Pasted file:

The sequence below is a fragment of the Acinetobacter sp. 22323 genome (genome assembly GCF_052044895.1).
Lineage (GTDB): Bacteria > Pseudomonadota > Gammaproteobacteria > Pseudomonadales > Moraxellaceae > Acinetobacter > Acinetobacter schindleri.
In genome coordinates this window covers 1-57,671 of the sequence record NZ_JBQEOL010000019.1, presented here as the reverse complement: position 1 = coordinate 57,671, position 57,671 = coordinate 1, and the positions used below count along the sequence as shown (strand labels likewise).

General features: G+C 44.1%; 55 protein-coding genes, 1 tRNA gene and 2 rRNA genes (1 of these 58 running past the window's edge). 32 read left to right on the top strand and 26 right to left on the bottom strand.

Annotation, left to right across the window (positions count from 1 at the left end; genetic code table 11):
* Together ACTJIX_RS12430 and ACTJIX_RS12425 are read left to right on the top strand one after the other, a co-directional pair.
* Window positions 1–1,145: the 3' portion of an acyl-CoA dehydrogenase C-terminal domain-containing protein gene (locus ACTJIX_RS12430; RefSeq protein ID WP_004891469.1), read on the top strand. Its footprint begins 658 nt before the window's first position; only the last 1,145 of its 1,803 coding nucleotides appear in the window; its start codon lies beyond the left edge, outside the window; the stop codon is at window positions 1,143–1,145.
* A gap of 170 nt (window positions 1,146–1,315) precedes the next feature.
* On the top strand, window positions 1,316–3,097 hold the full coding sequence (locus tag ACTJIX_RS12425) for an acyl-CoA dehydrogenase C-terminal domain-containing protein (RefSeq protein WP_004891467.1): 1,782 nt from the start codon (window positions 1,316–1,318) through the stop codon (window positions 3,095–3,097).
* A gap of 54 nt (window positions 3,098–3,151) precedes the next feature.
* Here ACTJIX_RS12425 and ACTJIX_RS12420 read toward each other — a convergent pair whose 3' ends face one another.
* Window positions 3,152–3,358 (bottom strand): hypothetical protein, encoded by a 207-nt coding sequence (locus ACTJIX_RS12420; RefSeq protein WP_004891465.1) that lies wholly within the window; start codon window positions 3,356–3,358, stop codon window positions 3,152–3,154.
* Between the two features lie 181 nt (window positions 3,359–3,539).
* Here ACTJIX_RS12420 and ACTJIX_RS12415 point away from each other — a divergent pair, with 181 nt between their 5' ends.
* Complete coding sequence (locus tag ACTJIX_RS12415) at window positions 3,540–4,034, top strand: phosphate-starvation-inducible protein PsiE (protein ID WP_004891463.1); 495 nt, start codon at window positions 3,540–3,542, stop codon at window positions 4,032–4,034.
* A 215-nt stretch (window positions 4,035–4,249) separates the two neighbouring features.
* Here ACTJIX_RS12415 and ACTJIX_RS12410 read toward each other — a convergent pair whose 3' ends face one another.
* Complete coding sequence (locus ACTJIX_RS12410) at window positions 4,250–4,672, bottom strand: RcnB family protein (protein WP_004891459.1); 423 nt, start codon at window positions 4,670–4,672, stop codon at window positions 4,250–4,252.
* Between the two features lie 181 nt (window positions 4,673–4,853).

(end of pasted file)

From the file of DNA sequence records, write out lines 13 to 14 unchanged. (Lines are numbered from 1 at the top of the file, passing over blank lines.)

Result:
* Between the two features lie 181 nt (window positions 3,359–3,539).
* Here ACTJIX_RS12420 and ACTJIX_RS12415 point away from each other — a divergent pair, with 181 nt between their 5' ends.